Date of Award


Degree Name

Master of Science




Aurelia Murga


When prisoners are released from incarceration they enter a social landscape that holds unique challenges. One of the ways humans living within social systems understand their place and role is through the mechanism of religion. This study investigates how group religious practice establishes a shared worldview among those recently released from prison; a worldview that promotes the creation of positive social cohesion which contribute to life improvements, social mobility, and social status changes. "Social networks may include friendship circles in local congregations, scripture study groups and relationships with religious leaders who serve as role models for individuals" (Kerley et al 2005). Religious support is a way of making new connections, one that assists people in finding meaning outside of criminal activity; an avenue of study often overlooked by criminological and sociological theory (Stansfield et al. 2017). The relationship between crime and religion is underplayed and undervalued, yet sociology recognizes the importance of a shared worldview that reinforces pro-social behavior and accountability among members. Community is what is needed by post-prison individuals returning to "normal" life. Norms of civility and compassion can be found within many religious tenets, these norms encourage the development of community and an agreed upon order, what Durkheim referred to as nomos (Durkheim 1915/2012).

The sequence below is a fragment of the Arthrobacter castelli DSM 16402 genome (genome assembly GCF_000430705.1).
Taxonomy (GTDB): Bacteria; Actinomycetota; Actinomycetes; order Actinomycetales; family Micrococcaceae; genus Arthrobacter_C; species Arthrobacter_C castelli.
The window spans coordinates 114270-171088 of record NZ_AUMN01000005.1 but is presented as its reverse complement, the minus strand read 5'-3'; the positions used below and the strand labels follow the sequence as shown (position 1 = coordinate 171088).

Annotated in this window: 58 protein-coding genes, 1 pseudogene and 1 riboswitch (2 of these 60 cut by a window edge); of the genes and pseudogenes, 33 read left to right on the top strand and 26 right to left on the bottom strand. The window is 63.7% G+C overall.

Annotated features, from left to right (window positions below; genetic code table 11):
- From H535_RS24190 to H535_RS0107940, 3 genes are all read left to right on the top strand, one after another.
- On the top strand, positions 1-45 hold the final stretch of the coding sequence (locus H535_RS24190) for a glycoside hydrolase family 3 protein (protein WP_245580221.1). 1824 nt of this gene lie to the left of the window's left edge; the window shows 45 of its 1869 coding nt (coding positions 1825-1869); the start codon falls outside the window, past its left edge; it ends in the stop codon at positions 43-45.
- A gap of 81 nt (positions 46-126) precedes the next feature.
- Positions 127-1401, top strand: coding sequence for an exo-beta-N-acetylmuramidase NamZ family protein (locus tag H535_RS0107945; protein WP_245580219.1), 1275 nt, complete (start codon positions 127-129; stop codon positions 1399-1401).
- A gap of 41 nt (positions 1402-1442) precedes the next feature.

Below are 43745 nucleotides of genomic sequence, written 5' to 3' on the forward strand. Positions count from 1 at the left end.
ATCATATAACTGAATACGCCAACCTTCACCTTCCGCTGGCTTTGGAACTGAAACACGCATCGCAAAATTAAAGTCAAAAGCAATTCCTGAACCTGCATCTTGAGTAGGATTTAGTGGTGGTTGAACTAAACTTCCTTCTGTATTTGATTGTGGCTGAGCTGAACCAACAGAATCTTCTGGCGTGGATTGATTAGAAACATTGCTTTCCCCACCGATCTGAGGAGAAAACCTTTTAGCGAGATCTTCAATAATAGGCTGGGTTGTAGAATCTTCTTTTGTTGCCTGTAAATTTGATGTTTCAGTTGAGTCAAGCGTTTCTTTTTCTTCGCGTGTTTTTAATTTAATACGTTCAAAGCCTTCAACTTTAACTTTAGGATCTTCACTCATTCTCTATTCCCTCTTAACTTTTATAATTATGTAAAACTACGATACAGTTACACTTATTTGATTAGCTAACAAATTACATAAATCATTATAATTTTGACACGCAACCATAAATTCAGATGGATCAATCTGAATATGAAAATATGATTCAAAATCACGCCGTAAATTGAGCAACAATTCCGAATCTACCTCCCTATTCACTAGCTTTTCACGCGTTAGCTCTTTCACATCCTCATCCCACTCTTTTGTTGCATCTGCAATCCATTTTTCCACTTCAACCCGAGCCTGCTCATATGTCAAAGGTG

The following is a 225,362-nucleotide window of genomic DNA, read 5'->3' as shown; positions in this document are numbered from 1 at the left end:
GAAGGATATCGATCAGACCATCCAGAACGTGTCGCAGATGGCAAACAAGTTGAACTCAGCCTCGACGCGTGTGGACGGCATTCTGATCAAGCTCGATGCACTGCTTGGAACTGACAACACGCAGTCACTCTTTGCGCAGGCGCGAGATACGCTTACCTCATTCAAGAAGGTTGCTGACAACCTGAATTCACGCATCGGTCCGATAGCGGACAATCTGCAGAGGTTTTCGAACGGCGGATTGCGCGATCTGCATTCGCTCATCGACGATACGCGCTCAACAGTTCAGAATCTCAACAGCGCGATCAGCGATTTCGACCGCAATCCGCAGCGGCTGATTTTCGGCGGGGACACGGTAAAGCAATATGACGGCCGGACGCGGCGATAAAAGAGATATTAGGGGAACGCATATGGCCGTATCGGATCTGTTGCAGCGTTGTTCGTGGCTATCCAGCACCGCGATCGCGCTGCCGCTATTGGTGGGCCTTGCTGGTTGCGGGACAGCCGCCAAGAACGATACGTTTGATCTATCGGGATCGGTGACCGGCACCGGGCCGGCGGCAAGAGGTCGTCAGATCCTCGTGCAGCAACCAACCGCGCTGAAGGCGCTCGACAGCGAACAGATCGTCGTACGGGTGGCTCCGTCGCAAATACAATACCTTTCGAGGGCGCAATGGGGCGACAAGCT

Received from ProQuest

File Size

62 pages

File Format


Rights Holder

Todd Reiser